The northern slopes overlooking the city centre are covered in typical Cape Peninsula Shale Fynbos. These slopes are hotter and prone to frequent fires, and as a result the vegetation is low. Here can also be found a small stretch of critically endangered Peninsula Shale Renosterveld vegetation, an endemic vegetation type that used to dominate the Cape Town City Bowl but is now mostly lost due to urban development.
The slopes on the Southern Suburbs side however, are naturally wetter and more protected from fires, so these slopes were originally partially covered with deep indigenous forests. Some of these dense afro-montane forests still remain in the gorges, but most of them were cut down to make way for commercial pine plantations. Near Rhodes Memorial there are a few surviving natural stands of a famous native tree called the Silvertree. This is possibly the last place on earth where the tree still grows wild.
During the second half of the 19th century and the first half of the 20th, Devil's Peak (and other adjacent heights) were commercially planted with plantations of cluster pines, a problematic invasive non-indigenous tree. Local authorities organized paid workers and volunteers to chop down the pines from the peak and most of them are now gone (although in Newlands Forest on the lower reaches, pine and gum forests are still maintained for recreational purposes). The original indigenous Afro-montane forest is also slowly re-growing on the southern slopes and above Newlands forest where the pines have been cleared. Stone pines (a non-invasive alien tree) still remain in the area around Rhodes Memorial.
Near Rhodes Memorial, some of the lower slopes of Devil's Peak are artificially maintained as savanna, and some herds of eland, wildebeest and zebra are kept there.
In the 1930s, a few Himalayan Tahrs escaped from a zoo on the slopes of Devil's Peak and bred until their population on the Table Mountain range was over 700. A culling programme has eliminated most of them, although a few still remain. Some of the original local species of small antelope are being re-introduced to replace the tahrs.Around Rhodes Memorial there were also some feral deer of European origin, which can still be found on the lower slopes.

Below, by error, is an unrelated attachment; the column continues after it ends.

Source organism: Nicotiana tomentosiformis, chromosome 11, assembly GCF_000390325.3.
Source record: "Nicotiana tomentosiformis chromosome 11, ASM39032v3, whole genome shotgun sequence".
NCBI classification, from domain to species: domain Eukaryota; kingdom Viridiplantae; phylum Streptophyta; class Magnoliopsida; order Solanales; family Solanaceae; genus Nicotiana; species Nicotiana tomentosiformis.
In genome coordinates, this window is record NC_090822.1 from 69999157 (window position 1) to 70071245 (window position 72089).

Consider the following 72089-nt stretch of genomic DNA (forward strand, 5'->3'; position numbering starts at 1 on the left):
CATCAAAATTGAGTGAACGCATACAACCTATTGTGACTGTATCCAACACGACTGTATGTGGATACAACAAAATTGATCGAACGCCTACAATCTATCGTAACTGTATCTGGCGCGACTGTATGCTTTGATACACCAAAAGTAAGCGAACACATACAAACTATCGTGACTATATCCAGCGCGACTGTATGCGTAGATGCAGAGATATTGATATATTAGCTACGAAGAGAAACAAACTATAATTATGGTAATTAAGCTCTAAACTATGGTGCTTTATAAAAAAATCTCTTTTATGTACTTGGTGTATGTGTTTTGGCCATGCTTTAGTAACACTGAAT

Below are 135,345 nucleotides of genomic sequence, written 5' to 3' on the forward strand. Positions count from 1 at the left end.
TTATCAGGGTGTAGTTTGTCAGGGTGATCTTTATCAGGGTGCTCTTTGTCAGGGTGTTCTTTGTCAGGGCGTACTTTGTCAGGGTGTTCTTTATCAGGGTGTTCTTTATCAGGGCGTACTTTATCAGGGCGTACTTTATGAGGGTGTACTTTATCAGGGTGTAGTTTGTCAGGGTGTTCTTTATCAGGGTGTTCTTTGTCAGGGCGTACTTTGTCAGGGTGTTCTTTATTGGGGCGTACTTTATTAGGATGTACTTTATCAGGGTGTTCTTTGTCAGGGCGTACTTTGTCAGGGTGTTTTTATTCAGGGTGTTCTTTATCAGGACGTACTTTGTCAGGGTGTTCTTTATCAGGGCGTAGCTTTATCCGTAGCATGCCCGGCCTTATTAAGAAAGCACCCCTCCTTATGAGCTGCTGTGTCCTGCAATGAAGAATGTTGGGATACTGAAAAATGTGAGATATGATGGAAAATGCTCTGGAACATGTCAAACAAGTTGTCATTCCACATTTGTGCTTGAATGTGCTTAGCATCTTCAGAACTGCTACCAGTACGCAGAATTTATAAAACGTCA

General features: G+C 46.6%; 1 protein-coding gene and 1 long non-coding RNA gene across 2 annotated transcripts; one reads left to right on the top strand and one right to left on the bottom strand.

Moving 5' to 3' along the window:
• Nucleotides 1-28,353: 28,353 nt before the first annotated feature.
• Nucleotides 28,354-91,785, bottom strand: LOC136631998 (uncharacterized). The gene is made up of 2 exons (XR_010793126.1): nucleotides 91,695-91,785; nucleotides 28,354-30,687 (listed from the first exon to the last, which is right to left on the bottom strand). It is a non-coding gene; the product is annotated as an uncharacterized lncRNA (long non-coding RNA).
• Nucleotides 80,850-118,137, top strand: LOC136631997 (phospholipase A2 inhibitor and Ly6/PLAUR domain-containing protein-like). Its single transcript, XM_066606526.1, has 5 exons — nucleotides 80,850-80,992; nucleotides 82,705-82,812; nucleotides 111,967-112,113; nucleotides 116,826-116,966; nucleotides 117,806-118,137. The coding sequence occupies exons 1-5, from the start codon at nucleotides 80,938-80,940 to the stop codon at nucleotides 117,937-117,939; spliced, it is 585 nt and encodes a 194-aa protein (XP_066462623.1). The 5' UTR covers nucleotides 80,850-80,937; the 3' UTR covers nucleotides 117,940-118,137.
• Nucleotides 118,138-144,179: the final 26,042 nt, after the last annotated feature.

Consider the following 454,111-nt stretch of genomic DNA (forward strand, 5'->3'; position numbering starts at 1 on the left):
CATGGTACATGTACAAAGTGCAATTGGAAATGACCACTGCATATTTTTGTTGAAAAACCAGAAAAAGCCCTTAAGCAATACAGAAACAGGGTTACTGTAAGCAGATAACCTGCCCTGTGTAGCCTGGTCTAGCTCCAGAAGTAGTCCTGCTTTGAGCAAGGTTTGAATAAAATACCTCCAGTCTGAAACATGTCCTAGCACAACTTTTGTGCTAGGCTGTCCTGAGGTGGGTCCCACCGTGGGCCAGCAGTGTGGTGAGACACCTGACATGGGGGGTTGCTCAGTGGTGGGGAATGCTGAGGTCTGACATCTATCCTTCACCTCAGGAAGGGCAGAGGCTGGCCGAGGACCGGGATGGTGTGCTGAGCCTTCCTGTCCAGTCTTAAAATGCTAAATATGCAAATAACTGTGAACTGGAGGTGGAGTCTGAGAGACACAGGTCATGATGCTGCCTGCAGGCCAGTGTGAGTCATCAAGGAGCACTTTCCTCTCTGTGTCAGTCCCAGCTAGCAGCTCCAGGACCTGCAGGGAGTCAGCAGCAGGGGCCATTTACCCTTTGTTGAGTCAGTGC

Indigenous animals include porcupines, caracals, small grey mongoose, rock hyraxes (also known as dassies), and many species of bird.
The upper, rocky parts of Devil's Peak, Table Mountain and Lion's Head consist of a hard, uniform and resistant sandstone commonly known as the Table Mountain sandstone or TMS. (This is, however, no longer used as a formal geological name). The tough sandstone rests conformably upon a basal shale that in turn lies unconformably upon a basement of older (Late Precambrian) rocks (Malmesbury shale/slate and the Cape Granite). The basal shale and the older rocks below it weather much faster than the TMS and for this reason the lower slopes are smoother in all parts, with few outcrops and deeper soil. Millions of years of erosion have stripped all of the TMS from Signal Hill and that is why it looks very rounded compared to its sister peaks. There is a road that runs almost on the contour from the lower cable station on Table Mountain along the mountain to Devil's Peak. As it turns east around the bulk of Devil's Peak the road cuttings expose a few famous geological unconformities, which illustrate very clearly that the Malmesbury rocks were folded, baked, intruded by granite and planed down by millions of years of erosion before the area sank below the ocean and a new sequence of sediments, including the TMS, began to accumulate.